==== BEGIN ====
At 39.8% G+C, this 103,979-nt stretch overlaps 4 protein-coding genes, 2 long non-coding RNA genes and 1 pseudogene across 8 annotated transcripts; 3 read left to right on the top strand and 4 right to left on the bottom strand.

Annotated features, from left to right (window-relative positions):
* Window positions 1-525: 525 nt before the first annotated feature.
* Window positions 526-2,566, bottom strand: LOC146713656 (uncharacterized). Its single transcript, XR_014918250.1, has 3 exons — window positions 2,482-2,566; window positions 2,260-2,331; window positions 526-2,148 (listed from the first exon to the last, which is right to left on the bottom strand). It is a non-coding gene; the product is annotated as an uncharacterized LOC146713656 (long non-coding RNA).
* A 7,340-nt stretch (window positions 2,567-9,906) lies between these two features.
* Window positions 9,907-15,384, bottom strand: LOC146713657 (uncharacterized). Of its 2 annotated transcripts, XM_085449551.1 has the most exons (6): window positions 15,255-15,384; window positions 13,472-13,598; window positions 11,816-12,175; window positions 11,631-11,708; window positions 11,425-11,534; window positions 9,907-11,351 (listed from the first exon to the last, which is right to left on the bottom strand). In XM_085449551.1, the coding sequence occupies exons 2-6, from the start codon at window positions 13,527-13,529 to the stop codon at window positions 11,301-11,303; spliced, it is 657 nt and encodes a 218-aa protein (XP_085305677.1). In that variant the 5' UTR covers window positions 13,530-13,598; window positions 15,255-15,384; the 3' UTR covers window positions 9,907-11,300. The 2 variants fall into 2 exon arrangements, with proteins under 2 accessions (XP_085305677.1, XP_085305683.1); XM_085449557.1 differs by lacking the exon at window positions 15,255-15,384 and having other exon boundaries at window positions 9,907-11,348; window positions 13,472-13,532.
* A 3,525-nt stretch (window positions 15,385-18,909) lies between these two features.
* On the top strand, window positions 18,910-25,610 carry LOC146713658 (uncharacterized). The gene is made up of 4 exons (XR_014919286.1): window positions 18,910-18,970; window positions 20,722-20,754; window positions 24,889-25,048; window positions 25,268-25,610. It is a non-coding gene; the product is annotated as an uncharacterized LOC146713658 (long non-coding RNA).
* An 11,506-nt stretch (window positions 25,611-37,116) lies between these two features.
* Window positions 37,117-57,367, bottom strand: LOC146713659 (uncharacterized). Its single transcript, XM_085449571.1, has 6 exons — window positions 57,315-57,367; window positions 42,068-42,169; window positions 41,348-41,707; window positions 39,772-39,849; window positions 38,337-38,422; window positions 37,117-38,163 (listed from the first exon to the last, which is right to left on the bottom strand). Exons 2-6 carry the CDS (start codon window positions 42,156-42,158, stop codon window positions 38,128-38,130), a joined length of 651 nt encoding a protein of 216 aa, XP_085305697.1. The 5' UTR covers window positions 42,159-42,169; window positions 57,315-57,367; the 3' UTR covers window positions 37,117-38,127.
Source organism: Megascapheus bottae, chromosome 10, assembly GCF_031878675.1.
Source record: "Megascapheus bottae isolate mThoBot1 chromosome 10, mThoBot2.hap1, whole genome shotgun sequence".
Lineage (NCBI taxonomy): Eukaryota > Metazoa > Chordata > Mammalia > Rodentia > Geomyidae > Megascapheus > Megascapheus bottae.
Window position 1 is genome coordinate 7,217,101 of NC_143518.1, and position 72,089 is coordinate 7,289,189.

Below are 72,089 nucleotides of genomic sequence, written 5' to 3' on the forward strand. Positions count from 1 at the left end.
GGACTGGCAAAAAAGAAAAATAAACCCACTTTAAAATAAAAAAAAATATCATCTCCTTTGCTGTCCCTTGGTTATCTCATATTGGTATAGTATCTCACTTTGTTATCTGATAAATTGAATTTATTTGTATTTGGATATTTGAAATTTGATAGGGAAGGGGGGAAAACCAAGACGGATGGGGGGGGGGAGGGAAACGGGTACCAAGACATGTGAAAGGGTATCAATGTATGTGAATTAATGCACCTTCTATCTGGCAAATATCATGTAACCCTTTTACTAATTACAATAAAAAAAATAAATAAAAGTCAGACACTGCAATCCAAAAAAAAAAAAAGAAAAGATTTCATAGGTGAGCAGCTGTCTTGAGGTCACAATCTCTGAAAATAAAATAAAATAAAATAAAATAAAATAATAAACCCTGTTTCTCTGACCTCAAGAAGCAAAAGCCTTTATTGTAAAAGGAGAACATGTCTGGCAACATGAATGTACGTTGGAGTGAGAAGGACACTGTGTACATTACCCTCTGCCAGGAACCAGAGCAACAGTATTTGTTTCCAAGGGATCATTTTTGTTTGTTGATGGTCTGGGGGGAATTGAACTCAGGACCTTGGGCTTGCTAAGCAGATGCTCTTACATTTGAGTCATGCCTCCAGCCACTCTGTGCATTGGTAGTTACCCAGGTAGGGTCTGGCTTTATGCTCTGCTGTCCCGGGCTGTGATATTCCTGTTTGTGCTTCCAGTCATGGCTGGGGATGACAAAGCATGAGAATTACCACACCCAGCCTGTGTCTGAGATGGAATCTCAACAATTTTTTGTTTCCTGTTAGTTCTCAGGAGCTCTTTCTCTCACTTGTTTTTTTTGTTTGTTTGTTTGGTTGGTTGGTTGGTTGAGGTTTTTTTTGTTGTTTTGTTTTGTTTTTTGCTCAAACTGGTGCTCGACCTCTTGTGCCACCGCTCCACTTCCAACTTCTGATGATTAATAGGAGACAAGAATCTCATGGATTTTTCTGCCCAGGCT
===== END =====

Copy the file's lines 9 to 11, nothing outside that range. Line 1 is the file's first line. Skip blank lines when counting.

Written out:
* An 11,506-nt stretch (window positions 25,611-37,116) lies between these two features.
* Window positions 37,117-57,367, bottom strand: LOC146713659 (uncharacterized). Its single transcript, XM_085449571.1, has 6 exons — window positions 57,315-57,367; window positions 42,068-42,169; window positions 41,348-41,707; window positions 39,772-39,849; window positions 38,337-38,422; window positions 37,117-38,163 (listed from the first exon to the last, which is right to left on the bottom strand). Exons 2-6 carry the CDS (start codon window positions 42,156-42,158, stop codon window positions 38,128-38,130), a joined length of 651 nt encoding a protein of 216 aa, XP_085305697.1. The 5' UTR covers window positions 42,159-42,169; window positions 57,315-57,367; the 3' UTR covers window positions 37,117-38,127.
Source organism: Megascapheus bottae, chromosome 10, assembly GCF_031878675.1.